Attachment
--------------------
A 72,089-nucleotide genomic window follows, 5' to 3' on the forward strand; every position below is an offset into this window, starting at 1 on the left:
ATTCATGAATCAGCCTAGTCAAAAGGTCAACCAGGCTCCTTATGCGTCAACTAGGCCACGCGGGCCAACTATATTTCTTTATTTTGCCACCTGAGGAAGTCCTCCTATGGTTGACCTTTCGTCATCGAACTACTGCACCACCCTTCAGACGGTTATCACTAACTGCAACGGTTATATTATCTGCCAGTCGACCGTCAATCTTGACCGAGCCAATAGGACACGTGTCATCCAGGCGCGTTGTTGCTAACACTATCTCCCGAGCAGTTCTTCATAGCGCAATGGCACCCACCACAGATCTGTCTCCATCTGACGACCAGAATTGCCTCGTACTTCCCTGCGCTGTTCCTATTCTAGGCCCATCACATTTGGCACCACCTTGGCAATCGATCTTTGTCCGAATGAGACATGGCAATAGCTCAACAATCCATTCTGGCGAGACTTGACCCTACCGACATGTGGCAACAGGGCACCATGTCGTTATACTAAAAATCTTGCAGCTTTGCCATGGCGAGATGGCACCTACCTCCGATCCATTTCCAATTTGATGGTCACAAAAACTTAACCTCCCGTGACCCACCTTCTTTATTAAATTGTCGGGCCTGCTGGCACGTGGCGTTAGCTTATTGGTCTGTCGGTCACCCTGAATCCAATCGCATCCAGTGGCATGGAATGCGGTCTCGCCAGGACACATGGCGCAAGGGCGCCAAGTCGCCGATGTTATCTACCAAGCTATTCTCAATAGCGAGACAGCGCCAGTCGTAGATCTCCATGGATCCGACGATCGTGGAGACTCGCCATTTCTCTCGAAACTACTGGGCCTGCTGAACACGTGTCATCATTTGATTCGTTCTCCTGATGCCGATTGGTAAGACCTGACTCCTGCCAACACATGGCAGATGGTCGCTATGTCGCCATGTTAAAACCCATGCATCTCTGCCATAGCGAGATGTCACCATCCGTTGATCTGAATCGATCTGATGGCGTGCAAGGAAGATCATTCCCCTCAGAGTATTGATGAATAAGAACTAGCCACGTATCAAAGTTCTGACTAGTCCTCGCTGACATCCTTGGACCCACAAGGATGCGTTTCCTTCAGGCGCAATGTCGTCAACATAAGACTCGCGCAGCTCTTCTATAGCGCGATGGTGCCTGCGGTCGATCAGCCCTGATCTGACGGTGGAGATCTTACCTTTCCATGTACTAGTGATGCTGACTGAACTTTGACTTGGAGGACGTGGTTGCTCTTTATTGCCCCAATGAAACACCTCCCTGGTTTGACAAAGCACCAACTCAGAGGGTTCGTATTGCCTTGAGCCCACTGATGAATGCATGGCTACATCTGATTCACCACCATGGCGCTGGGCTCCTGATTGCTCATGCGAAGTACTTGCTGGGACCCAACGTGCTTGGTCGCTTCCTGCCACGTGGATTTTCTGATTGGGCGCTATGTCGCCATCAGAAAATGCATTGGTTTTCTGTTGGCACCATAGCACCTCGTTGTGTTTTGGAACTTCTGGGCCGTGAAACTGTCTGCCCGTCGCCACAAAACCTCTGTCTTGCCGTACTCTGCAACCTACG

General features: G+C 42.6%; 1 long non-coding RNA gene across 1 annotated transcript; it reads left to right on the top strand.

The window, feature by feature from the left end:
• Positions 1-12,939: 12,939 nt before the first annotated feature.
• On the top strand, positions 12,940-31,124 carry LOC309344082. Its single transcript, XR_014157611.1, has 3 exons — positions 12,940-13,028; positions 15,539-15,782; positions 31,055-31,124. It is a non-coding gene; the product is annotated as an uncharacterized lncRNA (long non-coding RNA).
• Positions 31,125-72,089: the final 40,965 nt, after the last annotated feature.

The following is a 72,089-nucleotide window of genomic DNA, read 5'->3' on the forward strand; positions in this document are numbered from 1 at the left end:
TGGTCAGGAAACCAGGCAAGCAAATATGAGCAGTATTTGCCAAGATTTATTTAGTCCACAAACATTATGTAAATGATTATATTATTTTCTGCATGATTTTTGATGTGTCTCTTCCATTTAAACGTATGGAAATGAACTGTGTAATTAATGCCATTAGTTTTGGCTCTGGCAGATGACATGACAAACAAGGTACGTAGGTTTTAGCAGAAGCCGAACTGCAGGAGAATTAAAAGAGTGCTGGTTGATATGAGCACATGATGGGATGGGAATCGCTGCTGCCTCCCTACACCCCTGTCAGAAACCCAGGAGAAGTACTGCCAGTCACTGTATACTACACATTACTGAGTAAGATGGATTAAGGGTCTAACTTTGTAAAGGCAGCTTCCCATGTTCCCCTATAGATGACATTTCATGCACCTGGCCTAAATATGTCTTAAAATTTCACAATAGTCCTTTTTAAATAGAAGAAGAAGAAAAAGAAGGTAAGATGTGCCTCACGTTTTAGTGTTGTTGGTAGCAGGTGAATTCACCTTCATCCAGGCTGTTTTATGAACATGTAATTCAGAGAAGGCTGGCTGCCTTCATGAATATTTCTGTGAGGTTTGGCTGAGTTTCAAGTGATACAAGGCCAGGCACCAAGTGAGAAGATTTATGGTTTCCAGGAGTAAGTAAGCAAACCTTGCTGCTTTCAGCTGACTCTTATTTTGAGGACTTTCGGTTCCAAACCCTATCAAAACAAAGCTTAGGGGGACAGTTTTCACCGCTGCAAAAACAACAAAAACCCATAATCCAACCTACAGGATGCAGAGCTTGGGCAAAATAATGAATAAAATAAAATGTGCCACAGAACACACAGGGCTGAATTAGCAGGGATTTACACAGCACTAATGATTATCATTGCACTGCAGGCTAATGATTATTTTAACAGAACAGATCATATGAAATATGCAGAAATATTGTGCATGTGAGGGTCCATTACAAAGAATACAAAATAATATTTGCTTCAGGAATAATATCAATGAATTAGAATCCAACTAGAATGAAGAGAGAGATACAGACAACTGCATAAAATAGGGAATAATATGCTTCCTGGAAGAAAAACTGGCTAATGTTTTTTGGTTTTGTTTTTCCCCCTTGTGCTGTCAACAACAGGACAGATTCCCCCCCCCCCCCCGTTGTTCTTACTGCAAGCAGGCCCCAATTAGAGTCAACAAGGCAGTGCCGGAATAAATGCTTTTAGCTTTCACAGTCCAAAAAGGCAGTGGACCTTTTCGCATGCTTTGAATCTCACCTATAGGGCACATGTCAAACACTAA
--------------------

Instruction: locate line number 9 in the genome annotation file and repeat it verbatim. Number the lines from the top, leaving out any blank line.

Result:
TGGTCAGGAAACCAGGCAAGCAAATATGAGCAGTATTTGCCAAGATTTATTTAGTCCACAAACATTATGTAAATGATTATATTATTTTCTGCATGATTTTTGATGTGTCTCTTCCATTTAAACGTATGGAAATGAACTGTGTAATTAATGCCATTAGTTTTGGCTCTGGCAGATGACATGACAAACAAGGTACGTAGGTTTTAGCAGAAGCCGAACTGCAGGAGAATTAAAAGAGTGCTGGTTGATATGAGCACATGATGGGATGGGAATCGCTGCTGCCTCCCTACACCCCTGTCAGAAACCCAGGAGAAGTACTGCCAGTCACTGTATACTACACATTACTGAGTAAGATGGATTAAGGGTCTAACTTTGTAAAGGCAGCTTCCCATGTTCCCCTATAGATGACATTTCATGCACCTGGCCTAAATATGTCTTAAAATTTCACAATAGTCCTTTTTAAATAGAAGAAGAAGAAAAAGAAGGTAAGATGTGCCTCACGTTTTAGTGTTGTTGGTAGCAGGTGAATTCACCTTCATCCAGGCTGTTTTATGAACATGTAATTCAGAGAAGGCTGGCTGCCTTCATGAATATTTCTGTGAGGTTTGGCTGAGTTTCAAGTGATACAAGGCCAGGCACCAAGTGAGAAGATTTATGGTTTCCAGGAGTAAGTAAGCAAACCTTGCTGCTTTCAGCTGACTCTTATTTTGAGGACTTTCGGTTCCAAACCCTATCAAAACAAAGCTTAGGGGGACAGTTTTCACCGCTGCAAAAACAACAAAAACCCATAATCCAACCTACAGGATGCAGAGCTTGGGCAAAATAATGAATAAAATAAAATGTGCCACAGAACACACAGGGCTGAATTAGCAGGGATTTACACAGCACTAATGATTATCATTGCACTGCAGGCTAATGATTATTTTAACAGAACAGATCATATGAAATATGCAGAAATATTGTGCATGTGAGGGTCCATTACAAAGAATACAAAATAATATTTGCTTCAGGAATAATATCAATGAATTAGAATCCAACTAGAATGAAGAGAGAGATACAGACAACTGCATAAAATAGGGAATAATATGCTTCCTGGAAGAAAAACTGGCTAATGTTTTTTGGTTTTGTTTTTCCCCCTTGTGCTGTCAACAACAGGACAGATTCCCCCCCCCCCCCCGTTGTTCTTACTGCAAGCAGGCCCCAATTAGAGTCAACAAGGCAGTGCCGGAATAAATGCTTTTAGCTTTCACAGTCCAAAAAGGCAGTGGACCTTTTCGCATGCTTTGAATCTCACCTATAGGGCACATGTCAAACACTAA